The topic of how to interview professional women is all over business blogs and publications right now. As I read through articles (like this one by Margaret Gould Stewart) about how infuriating it is for successful women to answer endless questions about their fertility and family life, I think back upon the moment when I realized questions geared toward me were different than those geared towards my male colleagues.
In my early twenties, friends and family members always asked about my job and how exciting it must be to work in fashion. They’d ask about next steps and where I saw my career going. The conversations were always intriguing and inspiring. I’d gush about my dream to eventually own my own business and travel the world to investigate the latest trends.
As soon as my husband proposed, though, everything changed. Those questions about my career aspirations suddenly were clouded by the question that began to precede most conversations:
“Do you plan to work after you’re married?”
Back then, and thinking about it now, I honestly don’t understand the sudden appearance of this question. I love working. Why wouldn’t I work? Does getting married somehow eliminate my career aspirations? I know not so long ago this was the norm, and plenty of women (and men!) make this choice. I totally support that. What I reject is the assumption that a woman couldn’t be a parent and a professional. Men seem to tackle both with ease. Why did everyone assume that as a woman, I would give up one for the other?
As I try to dissect this question and get to the root of what my friend was asking, it becomes apparent that this is their way of asking about future plans with my soon-to-be husband. Instead of phrasing the question in a way that makes an assumption, I wish it was geared towards blending marriage with my current life plan. For example, “Do you think you two will stay in the Bay Area for a while and put down roots?” This question would lead into a conversation around ours careers and where we see ourselves ending up. If I felt it relevant, I could offer up my decision to continue working.
My first pregnancy led to more questions around my decision to work and how I would “do it all.” Questioning me about how I planned to work after the baby arrived was only slightly offensive. I didn’t necessarily mind sharing how I planned to manage work as a mom. Many friends who asked were simply trying to gauge if they should think about having children or wait a few more years into their career. When the question is asked for advice purposes, I absolutely love to get into the details and share tips.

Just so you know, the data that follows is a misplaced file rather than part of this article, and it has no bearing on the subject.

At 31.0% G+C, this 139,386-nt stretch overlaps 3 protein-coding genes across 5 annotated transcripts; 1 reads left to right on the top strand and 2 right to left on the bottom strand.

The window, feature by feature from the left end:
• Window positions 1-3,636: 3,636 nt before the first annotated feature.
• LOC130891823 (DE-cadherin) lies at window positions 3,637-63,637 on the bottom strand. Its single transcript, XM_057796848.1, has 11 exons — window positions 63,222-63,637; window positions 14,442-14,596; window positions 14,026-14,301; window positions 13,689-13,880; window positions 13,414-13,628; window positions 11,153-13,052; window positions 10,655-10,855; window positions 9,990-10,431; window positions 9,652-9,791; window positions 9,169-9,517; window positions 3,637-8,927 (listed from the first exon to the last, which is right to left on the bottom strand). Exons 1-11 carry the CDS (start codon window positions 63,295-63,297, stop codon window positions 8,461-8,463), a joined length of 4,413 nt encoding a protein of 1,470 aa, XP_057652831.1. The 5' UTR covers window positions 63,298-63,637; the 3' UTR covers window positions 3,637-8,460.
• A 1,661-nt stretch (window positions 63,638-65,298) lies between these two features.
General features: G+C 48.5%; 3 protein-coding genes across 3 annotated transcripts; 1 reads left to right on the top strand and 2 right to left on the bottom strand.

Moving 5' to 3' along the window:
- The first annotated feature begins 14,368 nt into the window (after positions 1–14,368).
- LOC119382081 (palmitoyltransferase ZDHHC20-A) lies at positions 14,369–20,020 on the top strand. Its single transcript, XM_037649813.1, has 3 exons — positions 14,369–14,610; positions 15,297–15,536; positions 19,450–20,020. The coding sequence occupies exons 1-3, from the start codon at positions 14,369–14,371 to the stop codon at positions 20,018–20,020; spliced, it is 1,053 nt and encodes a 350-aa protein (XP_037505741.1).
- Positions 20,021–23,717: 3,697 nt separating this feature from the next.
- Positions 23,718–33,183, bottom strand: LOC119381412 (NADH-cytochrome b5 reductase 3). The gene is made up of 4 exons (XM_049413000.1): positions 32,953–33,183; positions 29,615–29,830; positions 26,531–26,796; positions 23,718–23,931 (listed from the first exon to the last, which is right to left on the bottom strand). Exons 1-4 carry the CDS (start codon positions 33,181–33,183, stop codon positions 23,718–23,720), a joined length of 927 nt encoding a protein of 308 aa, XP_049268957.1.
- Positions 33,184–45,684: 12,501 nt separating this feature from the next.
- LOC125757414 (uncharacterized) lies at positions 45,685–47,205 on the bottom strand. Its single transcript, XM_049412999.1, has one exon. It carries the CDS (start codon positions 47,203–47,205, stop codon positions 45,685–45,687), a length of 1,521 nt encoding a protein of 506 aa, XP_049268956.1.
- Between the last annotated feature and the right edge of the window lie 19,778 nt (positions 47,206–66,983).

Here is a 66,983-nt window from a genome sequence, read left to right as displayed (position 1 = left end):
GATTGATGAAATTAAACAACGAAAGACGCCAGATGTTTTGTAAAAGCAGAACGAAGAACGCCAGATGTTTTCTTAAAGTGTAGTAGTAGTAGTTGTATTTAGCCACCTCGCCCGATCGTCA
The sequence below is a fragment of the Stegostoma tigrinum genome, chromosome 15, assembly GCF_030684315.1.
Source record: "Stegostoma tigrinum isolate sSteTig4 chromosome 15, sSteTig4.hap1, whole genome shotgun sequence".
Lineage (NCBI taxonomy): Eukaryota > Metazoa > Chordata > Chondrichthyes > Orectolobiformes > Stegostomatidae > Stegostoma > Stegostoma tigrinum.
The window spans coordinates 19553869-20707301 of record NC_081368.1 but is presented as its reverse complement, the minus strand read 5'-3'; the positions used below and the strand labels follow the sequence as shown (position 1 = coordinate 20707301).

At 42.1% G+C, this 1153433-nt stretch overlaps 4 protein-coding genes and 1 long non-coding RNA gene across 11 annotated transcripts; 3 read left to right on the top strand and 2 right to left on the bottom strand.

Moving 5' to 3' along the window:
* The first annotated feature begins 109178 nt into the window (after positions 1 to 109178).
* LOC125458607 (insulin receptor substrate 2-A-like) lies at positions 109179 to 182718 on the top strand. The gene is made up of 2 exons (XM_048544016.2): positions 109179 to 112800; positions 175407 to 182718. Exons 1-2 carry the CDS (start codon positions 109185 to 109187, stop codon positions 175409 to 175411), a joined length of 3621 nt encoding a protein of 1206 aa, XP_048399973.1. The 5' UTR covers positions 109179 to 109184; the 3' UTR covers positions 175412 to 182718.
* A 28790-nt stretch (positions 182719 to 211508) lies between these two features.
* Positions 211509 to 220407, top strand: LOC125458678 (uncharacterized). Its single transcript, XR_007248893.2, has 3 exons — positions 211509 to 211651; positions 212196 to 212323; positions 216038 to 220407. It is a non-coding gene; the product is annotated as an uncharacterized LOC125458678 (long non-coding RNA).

What did get to me was no one asked my husband the same question—even if he was standing right next to me. Somehow the parenting questions were all directed towards me. I understand that I’m the one who carries our baby for 9 months, gives birth, and has the equipment to breastfeed, but my husband is just as much of a parent as I am. Our children are genetically half his and half mine. Why did the parenting responsibility need to fall solely into my lap?
To add insult to injury, the questions continued even after our first child was born. One in particular that caught me off guard: “You must be taking care of the baby at night so your husband can be rested for work in the morning, right?” I honestly hope the look on my face was not pure disgust, because I know this question was asked with good intention. But, come on! Seriously?
Somehow working from home (on my own startup, no less) didn’t seem to be important enough to award me a peaceful night’s sleep? Just because I’m a woman does not mean I’m the only person who can feed and calm a baby. As he’s proven once again recently, my husband makes a mean bottle and can make a baby pass out in pure bliss like nobody's business. Interestingly, now that we have newborn twins, no one asks that particular question. Either they realize caring for two babies on your own at night is completely insane, or they’re afraid of being physically assaulted… (kidding!).
This assumption that women are the primary caregivers in every family is insulting to both men and women. I know plenty of dads who are offended when caring for their own child is minimized down to “babysitting.” They were there from the beginning, too. No matter their gender, even if parents work full-time, it doesn’t mean they are any less of a parent. My husband comes home early enough to help cook dinner, put the kids in bed, and take on half of the night feedings, all while keeping his full-time job and not letting one affect the other. I know that arrangement wouldn’t work for every family, but it works amazingly well for ours.
I have two daughters and one son. My sincere hope for the future is that my son will be asked the same questions as my daughters when they are old enough to think about juggling parenthood and career. After all, moms juggle, dads juggle—we all juggle. Who juggles the most will ebb and flow, and at the end of the day it isn’t important. What matters is how we work it all out together—and that’s a question I’m happy to share answers to any day.